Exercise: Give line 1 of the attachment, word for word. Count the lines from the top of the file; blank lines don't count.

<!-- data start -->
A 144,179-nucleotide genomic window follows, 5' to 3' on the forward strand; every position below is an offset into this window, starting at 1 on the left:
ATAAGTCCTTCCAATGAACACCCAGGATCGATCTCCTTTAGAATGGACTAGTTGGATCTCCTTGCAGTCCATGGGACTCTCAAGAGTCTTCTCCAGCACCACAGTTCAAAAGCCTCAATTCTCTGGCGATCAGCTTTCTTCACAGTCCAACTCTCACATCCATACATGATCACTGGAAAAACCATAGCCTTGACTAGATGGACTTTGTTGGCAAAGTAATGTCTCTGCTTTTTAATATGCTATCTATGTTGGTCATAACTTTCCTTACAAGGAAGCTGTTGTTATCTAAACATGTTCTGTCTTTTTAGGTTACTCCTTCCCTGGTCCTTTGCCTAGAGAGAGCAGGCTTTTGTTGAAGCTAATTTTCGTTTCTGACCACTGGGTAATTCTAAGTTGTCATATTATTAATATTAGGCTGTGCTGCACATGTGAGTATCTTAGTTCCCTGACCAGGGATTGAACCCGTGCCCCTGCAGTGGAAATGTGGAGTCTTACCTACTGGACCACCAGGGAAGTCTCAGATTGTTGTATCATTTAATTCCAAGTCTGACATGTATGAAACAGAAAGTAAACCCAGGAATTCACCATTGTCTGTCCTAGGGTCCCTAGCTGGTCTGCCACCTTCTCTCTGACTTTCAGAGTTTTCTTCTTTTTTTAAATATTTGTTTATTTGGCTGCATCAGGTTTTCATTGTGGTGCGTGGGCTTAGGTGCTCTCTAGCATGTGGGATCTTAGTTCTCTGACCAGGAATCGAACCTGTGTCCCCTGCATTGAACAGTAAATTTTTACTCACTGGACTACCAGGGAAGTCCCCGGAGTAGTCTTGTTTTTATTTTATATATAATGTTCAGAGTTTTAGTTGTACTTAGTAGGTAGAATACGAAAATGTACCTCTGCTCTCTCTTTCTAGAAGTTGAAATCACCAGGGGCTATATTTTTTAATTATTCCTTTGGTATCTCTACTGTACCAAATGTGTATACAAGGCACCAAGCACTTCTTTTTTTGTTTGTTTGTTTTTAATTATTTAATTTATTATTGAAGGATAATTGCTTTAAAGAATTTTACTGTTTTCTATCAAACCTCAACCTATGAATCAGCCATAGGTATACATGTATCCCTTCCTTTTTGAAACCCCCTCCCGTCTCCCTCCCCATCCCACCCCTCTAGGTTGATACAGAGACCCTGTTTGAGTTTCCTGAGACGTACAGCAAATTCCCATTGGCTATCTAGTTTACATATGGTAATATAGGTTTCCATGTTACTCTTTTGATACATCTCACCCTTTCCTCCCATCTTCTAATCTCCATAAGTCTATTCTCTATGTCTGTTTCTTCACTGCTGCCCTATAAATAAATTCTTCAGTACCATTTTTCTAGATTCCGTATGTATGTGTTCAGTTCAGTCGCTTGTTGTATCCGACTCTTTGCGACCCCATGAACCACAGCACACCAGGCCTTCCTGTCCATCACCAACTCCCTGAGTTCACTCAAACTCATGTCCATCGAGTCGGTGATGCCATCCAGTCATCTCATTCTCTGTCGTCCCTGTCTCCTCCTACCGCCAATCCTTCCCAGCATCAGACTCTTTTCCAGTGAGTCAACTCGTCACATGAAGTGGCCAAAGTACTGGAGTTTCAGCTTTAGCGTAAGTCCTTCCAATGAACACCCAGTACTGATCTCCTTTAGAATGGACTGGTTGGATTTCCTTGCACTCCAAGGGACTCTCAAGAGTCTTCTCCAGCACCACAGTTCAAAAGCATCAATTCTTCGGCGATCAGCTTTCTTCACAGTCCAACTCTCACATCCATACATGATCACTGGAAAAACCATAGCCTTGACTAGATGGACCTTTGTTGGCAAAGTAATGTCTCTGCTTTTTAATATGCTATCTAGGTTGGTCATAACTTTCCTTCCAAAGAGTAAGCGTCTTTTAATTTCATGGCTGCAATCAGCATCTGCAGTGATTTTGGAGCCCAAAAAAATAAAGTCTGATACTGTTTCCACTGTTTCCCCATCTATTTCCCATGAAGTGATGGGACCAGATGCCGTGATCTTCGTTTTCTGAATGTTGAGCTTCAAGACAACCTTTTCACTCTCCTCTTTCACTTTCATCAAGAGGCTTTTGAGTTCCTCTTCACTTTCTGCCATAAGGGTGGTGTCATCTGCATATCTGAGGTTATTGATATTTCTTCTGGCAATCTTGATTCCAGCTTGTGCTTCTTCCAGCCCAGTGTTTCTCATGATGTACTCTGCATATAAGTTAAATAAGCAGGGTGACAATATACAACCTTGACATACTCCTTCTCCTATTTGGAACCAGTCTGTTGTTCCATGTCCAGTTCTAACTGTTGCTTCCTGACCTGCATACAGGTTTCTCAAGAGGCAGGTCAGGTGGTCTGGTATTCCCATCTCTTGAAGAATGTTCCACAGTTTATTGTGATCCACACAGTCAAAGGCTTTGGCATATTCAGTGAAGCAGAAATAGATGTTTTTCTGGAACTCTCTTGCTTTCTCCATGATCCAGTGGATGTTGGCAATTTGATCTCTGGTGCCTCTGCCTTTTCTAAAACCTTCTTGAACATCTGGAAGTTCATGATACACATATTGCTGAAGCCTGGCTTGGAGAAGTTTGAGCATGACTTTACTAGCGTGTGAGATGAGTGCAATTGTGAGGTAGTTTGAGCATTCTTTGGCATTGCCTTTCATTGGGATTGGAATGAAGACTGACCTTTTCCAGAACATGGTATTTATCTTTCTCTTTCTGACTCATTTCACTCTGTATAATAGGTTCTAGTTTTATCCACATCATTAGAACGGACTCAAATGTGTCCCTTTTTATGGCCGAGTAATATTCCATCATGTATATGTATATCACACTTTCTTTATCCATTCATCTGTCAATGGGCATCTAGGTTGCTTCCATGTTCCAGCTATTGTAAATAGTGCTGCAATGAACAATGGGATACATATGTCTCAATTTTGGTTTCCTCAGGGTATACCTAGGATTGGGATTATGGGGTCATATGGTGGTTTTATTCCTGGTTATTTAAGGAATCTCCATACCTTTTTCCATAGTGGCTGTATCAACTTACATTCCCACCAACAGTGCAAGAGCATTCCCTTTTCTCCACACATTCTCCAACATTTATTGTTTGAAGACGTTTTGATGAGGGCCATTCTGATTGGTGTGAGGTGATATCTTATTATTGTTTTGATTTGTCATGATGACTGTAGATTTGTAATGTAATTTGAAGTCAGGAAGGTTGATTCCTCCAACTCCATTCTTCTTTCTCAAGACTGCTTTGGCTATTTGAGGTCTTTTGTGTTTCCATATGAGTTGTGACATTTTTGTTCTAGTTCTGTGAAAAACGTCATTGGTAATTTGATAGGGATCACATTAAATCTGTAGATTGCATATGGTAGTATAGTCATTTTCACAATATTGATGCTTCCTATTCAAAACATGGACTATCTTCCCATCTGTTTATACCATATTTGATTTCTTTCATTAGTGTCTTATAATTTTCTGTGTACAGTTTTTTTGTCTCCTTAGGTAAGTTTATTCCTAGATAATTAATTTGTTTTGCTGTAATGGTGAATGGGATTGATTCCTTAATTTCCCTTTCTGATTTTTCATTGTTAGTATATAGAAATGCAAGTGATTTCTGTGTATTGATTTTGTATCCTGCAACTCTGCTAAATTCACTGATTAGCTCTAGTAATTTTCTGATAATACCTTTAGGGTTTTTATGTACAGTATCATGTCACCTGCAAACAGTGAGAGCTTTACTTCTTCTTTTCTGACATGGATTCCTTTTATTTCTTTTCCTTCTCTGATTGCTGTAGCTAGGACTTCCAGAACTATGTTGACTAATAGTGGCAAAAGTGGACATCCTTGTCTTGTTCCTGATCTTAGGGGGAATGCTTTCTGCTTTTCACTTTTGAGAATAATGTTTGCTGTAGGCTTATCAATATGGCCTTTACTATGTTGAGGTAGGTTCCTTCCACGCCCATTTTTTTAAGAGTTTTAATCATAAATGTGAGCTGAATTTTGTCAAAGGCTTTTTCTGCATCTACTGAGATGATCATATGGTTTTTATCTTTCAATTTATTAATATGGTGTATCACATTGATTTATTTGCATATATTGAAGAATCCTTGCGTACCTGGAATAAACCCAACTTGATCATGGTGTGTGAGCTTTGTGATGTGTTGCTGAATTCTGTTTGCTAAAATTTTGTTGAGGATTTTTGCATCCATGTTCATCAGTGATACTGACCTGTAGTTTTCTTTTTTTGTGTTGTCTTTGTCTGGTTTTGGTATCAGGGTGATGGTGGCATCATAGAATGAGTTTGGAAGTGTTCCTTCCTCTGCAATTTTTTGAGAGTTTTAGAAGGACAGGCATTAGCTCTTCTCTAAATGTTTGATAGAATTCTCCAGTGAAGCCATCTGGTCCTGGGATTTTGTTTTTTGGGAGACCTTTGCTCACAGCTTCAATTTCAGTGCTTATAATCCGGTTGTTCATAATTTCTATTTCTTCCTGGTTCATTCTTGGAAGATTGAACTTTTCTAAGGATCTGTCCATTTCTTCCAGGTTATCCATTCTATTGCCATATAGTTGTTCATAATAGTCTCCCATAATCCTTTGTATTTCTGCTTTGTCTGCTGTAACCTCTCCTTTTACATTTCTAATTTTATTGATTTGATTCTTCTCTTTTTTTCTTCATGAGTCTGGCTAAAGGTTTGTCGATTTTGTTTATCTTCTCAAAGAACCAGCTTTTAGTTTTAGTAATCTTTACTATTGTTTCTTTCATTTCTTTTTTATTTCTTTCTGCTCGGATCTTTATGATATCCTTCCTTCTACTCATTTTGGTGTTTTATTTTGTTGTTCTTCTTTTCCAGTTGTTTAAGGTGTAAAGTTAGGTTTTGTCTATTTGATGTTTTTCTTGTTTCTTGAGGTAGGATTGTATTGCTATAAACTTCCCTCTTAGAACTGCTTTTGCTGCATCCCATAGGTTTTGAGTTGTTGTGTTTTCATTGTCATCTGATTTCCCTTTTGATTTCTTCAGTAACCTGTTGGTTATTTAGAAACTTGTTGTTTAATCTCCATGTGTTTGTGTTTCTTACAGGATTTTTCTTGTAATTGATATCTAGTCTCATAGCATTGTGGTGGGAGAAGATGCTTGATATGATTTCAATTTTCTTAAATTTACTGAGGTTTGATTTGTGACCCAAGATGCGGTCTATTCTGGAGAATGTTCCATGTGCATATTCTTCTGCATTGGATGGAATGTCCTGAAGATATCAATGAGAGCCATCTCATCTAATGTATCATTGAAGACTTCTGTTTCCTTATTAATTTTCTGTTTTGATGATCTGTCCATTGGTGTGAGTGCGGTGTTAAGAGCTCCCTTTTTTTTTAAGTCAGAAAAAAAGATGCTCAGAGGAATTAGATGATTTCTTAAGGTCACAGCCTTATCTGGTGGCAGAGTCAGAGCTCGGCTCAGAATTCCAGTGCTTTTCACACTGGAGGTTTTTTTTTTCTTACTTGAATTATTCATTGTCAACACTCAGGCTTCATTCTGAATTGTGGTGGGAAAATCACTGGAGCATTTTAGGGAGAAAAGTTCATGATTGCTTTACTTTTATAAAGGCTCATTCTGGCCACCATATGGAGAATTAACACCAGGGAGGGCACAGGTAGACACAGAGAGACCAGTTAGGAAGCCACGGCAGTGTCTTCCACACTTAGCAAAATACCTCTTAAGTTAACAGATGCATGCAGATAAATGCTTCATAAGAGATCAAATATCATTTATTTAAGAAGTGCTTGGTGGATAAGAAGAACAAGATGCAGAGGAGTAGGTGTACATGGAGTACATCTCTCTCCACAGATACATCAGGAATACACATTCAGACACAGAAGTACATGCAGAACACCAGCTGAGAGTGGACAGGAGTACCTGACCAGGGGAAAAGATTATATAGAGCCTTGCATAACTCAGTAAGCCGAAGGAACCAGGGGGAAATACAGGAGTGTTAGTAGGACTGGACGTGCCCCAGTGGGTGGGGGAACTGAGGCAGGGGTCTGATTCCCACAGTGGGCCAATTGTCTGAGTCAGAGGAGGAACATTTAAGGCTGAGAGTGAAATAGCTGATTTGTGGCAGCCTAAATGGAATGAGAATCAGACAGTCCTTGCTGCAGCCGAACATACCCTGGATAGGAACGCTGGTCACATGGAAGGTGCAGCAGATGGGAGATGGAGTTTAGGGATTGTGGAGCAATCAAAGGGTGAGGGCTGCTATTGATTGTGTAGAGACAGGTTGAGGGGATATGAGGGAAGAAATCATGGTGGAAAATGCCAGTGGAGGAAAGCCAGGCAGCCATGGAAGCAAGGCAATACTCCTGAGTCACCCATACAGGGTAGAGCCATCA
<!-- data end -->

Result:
A 144,179-nucleotide genomic window follows, 5' to 3' on the forward strand; every position below is an offset into this window, starting at 1 on the left: